Lunch with M-House AKA Steven Millhauser
He rocks my world. Read him.
Author Randa Jarrar's Blog
Still, in your work, you are constantly contrasting your love of food, smoking and sensual pleasures with the acts of self-denial demanded by the mullahs, like wearing a chador. It’s a problem for women no matter the religion or the society. If in Muslim countries they try to cover the woman, in America they try to make them look like a piece of meat.Marry me, Marjane.
Are you suggesting that veiling and unveiling women are equally reductive? I disagree. We have to look at ourselves here also. Why do all the women get plastic surgery? Why? Why? Why should we look like some freaks with big lips that look like an anus? What is so sexy about that? What is sexy about having something that looks like a goose anus?
Meena, the bilingual Arabic/English literary journal Khaled and I co-edit, will be doing an event at NOCCA to kick off the Faulkner Festival. We will feature two great women who have contributed to our first two issues, Dr. Salma Jayussi and Ibtisam Barakat, as well as Stuart LeBlanc on oud. Please mark your calendars and spread the word so that we can show there is an interest in creating an Arabic/English dialogue!Check it out, New Orleans readers...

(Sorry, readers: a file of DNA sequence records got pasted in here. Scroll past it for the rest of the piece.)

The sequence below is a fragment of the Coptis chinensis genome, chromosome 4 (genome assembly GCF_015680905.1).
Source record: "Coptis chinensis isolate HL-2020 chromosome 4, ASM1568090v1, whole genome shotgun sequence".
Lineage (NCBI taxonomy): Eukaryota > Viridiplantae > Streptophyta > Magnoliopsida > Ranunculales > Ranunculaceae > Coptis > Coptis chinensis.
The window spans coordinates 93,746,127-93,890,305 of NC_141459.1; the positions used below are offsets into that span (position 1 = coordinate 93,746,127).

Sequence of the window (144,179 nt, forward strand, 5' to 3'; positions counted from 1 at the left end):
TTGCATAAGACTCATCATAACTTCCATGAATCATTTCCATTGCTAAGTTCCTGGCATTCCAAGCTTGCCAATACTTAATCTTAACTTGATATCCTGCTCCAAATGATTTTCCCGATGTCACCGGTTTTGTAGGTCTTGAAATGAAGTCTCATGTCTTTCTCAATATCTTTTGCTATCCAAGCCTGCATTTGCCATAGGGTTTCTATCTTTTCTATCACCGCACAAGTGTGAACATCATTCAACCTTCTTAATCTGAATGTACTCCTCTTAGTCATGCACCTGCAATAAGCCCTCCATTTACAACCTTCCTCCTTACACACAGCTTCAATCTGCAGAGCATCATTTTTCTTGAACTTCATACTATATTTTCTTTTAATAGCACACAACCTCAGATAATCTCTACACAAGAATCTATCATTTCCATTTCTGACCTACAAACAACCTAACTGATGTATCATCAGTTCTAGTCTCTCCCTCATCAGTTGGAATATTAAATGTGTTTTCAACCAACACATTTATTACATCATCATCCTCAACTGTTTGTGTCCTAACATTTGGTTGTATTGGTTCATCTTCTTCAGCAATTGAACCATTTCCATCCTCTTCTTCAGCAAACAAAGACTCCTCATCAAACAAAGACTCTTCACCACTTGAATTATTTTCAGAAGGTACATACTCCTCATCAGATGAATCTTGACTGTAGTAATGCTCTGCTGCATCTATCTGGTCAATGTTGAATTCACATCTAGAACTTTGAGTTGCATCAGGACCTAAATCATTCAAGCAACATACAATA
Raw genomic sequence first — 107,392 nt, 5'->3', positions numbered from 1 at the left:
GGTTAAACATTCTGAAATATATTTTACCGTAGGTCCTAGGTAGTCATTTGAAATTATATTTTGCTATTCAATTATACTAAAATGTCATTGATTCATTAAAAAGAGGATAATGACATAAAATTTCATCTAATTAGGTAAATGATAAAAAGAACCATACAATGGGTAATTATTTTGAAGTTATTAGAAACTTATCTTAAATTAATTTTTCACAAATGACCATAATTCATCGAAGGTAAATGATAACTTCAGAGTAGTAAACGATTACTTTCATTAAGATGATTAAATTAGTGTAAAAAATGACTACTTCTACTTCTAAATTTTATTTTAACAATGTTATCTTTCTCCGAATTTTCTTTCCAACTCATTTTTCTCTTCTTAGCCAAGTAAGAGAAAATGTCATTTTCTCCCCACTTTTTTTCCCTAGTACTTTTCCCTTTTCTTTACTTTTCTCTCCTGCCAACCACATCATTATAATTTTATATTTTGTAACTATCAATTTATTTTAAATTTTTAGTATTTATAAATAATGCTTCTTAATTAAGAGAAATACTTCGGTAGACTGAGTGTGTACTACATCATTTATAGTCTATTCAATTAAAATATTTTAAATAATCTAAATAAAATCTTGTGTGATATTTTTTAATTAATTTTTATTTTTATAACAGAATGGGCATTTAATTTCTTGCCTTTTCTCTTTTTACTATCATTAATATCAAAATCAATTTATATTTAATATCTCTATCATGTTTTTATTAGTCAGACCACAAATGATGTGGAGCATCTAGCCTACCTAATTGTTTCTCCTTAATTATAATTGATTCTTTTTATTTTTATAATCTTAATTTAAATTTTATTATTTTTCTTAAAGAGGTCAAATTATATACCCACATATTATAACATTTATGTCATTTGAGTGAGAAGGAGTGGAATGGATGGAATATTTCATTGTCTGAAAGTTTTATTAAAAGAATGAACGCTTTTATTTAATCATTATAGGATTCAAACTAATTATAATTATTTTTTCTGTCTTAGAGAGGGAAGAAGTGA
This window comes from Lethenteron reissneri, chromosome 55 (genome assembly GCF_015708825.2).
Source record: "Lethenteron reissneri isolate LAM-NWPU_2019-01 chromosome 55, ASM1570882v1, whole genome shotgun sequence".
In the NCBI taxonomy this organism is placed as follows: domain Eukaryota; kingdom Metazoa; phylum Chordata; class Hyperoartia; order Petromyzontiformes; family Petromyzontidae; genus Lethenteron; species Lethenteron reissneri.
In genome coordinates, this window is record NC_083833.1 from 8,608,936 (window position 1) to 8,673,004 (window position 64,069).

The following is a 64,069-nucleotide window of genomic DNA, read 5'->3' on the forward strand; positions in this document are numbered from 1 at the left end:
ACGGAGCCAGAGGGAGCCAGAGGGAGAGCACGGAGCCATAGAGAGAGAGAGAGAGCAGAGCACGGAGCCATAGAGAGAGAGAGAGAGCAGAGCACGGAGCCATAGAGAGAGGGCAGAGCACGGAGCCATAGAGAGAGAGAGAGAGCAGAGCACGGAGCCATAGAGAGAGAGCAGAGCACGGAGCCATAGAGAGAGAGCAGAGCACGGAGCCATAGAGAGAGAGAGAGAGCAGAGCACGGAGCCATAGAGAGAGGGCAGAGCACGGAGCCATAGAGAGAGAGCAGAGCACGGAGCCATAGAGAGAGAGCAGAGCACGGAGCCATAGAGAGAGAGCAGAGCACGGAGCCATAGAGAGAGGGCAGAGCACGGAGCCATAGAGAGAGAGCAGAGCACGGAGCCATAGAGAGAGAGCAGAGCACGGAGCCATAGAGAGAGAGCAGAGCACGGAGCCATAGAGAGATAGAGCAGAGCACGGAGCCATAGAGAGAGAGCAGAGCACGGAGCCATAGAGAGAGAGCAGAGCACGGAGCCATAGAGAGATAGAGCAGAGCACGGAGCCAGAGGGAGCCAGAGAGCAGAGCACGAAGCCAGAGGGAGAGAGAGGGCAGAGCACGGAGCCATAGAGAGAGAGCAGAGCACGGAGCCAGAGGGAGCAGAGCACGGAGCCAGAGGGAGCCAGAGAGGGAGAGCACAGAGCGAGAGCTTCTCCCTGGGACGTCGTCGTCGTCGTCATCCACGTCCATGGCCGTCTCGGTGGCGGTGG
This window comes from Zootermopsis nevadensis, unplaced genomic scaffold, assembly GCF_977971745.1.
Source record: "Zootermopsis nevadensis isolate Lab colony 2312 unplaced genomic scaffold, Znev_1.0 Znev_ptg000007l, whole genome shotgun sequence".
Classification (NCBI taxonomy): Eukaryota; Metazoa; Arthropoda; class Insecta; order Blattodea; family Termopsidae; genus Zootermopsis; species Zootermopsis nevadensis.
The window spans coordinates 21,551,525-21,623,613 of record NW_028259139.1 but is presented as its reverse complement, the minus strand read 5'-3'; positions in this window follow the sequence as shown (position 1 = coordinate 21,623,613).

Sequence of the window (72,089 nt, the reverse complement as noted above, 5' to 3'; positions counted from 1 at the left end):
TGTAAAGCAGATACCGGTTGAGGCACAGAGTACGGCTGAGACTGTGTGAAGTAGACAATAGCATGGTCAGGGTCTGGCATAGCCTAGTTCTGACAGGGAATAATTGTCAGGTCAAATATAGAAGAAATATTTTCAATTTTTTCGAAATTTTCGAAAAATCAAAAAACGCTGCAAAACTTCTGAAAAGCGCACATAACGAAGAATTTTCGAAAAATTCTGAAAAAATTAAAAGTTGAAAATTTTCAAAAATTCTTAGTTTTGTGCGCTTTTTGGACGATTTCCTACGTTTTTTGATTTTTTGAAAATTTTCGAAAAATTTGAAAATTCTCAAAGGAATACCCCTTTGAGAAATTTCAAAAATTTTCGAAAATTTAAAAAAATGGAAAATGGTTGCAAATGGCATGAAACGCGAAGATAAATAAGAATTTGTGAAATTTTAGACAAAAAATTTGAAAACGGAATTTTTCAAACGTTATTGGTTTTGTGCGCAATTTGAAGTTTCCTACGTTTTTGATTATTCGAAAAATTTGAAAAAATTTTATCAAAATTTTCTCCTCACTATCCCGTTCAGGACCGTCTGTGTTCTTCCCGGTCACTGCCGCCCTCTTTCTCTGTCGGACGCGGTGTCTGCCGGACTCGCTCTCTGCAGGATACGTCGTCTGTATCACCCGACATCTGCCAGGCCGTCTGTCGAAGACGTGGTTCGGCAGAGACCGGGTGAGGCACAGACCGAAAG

2800 Chartres Street
One day after Israeli Prime Minister Ehud Olmert called on his people to prepare to make painful concessions ahead of a U.S.-hosted peace process, an Israeli newspaper revealed that his government has ordered the expropriation of Palestinian land to build a highway.
Israeli and Palestinian analysts believe the move is meant to give the Jewish state control over a large chunk of Palestinian territory from Jerusalem east to the Jordan Valley.
The Israeli army issued the order to expropriate 1,100 dunams of land from four Arab villages, the Israeli broadsheet Haaretz reported yesterday. (A dunam is 1,000 square metres.)
Adolescence suspends and sustains that space - beautifully depicted in a single, exquisite, nearly Hemingway-esque chapter in which all the boys head to the beach on a day off from the bakery for the eid - but it is clearly diminishing as the novel unfolds. Daoud's book is both a dramatically spare coming of age story and a poignant account of a young man entering into class consciousness - and all the sad, retreating horizons of possibility that such a process entails.Read the full review here.